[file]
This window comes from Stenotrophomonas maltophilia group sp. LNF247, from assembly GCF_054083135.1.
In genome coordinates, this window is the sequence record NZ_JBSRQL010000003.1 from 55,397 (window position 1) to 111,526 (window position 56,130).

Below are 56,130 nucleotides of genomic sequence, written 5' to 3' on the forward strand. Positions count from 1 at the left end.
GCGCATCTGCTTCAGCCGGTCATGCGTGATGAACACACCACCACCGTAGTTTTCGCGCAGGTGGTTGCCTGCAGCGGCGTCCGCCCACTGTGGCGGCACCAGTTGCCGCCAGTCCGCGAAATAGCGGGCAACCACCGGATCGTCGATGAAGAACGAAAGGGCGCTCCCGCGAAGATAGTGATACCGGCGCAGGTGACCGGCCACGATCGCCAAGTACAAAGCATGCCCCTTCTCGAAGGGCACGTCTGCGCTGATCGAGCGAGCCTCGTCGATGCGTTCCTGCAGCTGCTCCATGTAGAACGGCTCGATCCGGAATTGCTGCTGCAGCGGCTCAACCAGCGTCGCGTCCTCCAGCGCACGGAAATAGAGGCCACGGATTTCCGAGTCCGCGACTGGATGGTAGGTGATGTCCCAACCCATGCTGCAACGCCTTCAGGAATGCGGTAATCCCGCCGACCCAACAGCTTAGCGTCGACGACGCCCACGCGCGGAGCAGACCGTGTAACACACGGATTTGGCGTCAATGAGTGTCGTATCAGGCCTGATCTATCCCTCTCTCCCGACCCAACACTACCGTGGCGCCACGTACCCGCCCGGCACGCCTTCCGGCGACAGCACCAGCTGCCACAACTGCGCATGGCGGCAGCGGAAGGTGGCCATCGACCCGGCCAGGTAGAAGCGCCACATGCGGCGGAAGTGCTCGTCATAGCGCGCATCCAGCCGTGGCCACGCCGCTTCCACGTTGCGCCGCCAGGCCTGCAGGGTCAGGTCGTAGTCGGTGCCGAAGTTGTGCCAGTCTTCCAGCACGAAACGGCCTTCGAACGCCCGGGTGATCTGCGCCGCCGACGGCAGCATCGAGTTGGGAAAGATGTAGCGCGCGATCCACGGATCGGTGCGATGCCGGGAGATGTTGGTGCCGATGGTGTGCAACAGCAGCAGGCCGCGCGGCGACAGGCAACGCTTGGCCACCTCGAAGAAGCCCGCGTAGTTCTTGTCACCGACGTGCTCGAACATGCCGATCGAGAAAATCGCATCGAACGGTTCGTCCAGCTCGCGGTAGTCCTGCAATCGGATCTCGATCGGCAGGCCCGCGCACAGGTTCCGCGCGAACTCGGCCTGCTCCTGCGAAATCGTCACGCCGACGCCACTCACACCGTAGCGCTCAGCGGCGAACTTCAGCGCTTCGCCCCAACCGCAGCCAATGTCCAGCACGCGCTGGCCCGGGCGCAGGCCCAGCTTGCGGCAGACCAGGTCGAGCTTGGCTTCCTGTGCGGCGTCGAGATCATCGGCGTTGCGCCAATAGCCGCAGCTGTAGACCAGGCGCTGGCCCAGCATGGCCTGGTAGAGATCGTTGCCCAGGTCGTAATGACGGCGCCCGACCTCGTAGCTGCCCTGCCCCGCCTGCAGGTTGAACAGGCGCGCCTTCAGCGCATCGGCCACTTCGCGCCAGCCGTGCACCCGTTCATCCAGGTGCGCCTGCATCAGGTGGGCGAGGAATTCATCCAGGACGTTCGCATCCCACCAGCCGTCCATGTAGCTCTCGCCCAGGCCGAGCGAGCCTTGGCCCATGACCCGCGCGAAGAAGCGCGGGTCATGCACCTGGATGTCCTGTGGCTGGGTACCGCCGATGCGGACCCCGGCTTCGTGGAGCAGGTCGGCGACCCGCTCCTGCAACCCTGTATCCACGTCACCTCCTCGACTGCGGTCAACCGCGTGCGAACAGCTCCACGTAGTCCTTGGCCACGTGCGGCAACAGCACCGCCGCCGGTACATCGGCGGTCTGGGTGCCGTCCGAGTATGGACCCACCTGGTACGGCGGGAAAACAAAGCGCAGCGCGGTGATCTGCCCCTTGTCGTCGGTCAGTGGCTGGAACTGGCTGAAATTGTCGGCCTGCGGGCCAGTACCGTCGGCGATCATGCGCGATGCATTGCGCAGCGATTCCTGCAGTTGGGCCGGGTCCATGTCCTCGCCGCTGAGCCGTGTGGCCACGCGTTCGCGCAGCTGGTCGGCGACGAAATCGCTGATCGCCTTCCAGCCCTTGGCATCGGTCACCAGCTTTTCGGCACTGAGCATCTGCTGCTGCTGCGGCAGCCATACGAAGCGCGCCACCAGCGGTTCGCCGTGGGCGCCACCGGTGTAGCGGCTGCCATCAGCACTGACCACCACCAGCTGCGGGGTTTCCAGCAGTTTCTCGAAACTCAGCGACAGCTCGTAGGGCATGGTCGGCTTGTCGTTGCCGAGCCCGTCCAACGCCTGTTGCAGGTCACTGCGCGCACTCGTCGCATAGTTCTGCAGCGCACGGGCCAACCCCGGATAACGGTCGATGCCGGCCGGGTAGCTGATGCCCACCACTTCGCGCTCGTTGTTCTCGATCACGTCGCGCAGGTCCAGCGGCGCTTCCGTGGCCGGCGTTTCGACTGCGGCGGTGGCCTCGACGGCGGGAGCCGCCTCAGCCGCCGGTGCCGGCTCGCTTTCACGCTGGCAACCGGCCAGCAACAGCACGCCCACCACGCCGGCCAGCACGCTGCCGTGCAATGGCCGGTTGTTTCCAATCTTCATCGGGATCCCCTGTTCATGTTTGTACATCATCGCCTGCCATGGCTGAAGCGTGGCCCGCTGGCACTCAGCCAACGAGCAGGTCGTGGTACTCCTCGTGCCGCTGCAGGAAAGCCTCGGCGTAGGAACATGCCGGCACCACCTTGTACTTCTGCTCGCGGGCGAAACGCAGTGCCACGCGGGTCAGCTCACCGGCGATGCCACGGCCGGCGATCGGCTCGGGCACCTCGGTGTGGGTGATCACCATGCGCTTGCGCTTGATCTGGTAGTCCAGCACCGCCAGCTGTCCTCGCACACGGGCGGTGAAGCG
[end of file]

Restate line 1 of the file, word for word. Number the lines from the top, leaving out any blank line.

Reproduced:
This window comes from Stenotrophomonas maltophilia group sp. LNF247, from assembly GCF_054083135.1.